It was only then that I realized the color of the Wagoneer on the tie was white, just like the one I bought.

Josh laughed one of the best laughs I’ve heard him giggle in the 10 years of our relationship.

And in closing, a gem I found on YouTube this week when looking for something else:

The Wagoneer definitely has a beautiful soul.

1. Remove the superfluous Facebook accounts

Back in the day, roughly 2011-2013, I was involved in volunteer activities at the church where Josh and I were married. I was added as an administrator to their main Facebook account and the young adults account. I am not involved in these activities any longer, but I am also not involved in Facebook much, period. When I log in now, the most activity/notifications I see are for the Cathedral, not my actual social life. I need absolved of my Catholic Facebook.

2. Graduate from my program

Portfolio due May 1.

3. No black dresses

In 2015, I bought:

The Limited black polka dot dress because I liked it (didn’t know this was going to create a slippery slope)
Target black dress for Hamlet
Lord & Taylor black dress for a wedding (yes, I wear black to weddings, etiquette be damned)
Ann Taylor black dress at a thrift store for $6
JCP fancy black dress for $30 that I had pinned at a higher price

I am usually known for wearing brighter colors, patterns and stripes. Enough with the black dresses.

4. Improve my vocabulary

I am on two medications to help my brain. The combo does make me a better person, but stunts my mental relay on vocabulary retrieval. The other day, I used about 25 words to describe the one word I was thinking of but couldn’t retrieve; that word was “responsibility.” I have discussed this with my psychiatrist and my therapist; they suggest reading the dictionary to help. I am a pretty voracious reader, but I agree that I could use some vocabulary support. Flashcards might be utilized.

5. Be able to do percentages mentally

I can’t calculate percentages in my head, at all. I have never been able to and would like to. When my children are shopping with me, I want to be able to calculate 40% off sale items at the GAP without pulling out my phone.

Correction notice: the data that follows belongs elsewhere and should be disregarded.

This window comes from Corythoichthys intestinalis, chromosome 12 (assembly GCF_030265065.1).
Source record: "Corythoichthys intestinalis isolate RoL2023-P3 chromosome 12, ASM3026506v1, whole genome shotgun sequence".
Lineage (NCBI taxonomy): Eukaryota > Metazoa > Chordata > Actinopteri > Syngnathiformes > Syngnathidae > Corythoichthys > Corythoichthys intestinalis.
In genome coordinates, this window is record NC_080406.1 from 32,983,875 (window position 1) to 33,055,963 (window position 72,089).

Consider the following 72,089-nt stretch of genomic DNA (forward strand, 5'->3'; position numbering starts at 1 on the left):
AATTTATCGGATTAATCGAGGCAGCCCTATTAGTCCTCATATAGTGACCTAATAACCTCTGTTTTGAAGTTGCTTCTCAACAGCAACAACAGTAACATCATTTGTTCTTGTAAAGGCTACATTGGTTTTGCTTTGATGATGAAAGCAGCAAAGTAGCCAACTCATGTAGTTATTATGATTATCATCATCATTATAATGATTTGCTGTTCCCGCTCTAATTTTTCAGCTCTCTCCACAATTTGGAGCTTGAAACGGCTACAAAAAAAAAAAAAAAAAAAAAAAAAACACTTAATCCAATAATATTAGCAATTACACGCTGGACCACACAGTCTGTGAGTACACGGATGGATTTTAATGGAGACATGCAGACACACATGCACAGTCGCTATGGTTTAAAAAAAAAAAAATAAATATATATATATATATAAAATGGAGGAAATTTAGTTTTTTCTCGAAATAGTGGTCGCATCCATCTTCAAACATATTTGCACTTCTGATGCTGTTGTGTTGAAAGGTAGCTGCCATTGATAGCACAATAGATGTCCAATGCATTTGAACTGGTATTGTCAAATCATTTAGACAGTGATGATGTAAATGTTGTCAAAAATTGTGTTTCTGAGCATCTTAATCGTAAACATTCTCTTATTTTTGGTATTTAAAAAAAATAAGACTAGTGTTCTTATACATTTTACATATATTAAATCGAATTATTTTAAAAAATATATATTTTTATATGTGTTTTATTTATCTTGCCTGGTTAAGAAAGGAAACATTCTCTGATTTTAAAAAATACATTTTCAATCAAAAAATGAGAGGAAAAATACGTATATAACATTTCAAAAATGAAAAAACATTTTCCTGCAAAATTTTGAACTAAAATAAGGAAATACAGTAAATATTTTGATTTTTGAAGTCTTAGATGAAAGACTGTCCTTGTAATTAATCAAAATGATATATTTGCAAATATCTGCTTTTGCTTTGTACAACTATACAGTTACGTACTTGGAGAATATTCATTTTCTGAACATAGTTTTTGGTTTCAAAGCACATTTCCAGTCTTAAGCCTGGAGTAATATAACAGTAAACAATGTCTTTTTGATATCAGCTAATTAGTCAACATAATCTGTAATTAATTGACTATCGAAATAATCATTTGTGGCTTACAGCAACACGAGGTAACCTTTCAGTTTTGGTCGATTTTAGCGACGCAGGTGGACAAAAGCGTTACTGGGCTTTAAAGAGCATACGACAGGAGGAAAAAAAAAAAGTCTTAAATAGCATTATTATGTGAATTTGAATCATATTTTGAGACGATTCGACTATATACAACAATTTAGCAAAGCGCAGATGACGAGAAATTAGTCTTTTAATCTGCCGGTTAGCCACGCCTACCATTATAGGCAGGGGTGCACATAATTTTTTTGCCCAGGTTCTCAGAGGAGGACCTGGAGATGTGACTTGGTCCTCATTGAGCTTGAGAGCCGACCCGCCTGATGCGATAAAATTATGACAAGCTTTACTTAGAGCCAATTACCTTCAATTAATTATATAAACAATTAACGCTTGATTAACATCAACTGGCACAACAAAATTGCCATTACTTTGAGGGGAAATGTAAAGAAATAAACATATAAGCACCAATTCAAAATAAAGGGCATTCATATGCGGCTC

6. Visit a museum a month

We live in the capital of free museums, and I volunteer at the National Museum of Women in the Arts. But I don’t feel like I take advantage of all the museum cult-chur available. I already went to the National Gallery in January for the Louise Bourgeois exhibit. Check!

7. Buy new Apple products

Josh and I started dating in the summer of 2005, about three weeks after my parents purchased a car for me to have at UT. It was a 1996 Volkswagen Jetta. A few weeks after our relationship started, the car started beeping. I don’t remember why it beeped, but Dad might remember. I think it was the security/stereo wiring causing issues. It was a persistent beeping that would start unexpectedly and not turn off until you turned the car off. Josh isn’t really a car guy, which means two things: 1. he had no way of helping me with this car issue and 2. he also thought the 9 year old car was brand new. *insert rolling eye emoji*

Josh later had a conversation with his father and mentioned the beeping. I am assuming that they had run out of all other conversation topics in the world, and my broken car came up. Mr. Johnson replied with something like “that would drive me crazy.” I responded to this conversation rehash with something like “Well, not everyone fixes broken things immediately.” I obviously was not sensitive at all to the different reactions in our families of origin to spending money on broken things.

In the almost 11 years that have followed the beeping Jetta, Josh has evolved in two ways 1. he doesn’t always repeat conversations to me that I shouldn’t know took place and 2. he now lives with broken things. Josh’s iPhone 5 (purchased September 2012) charger port has been delicate for the last year? or so? He has to insert the charger cord just so to ensure it charges. I am typing this post on a MacBook Pro that Josh received as a generous law school graduation gift from Mr. Johnson in May 2009. My goal for 2016 is to replace Josh’s iPhone, my iPhone and the MacBook. *insert flying money emoji*

8. No Subway sandwiches

I made this announcement around Christmas when brainstorming on 2016 goals. Josh asked how many times I ate Subway in 2015: 2. But the last time was super depressing for a million reasons. No more depressing sandwiches!

9. Travel

Girls’ trip?
Provincetown?
Five year (!) wedding anniversary trip
Alicia’s 30th birthday trip

10. Get a haircut

Job = haircut

1. Get LASIK

I went in for the consultation and BOOKED THE APPOINTMENT! Then Bradley, who is his own breed of Debbie Downer, said that I shouldn’t do it. He went to college with a girl who really couldn’t be in dark rooms because her Lasik made her blind in low-light situations. (His version of this story is more brilliant.) ((Light pun, get it?!)) I cancelled the appointment and bought a second pair of glasses at Warby Parker.

2. Lose 10lbs, develop abs

I am still so soft in the middle.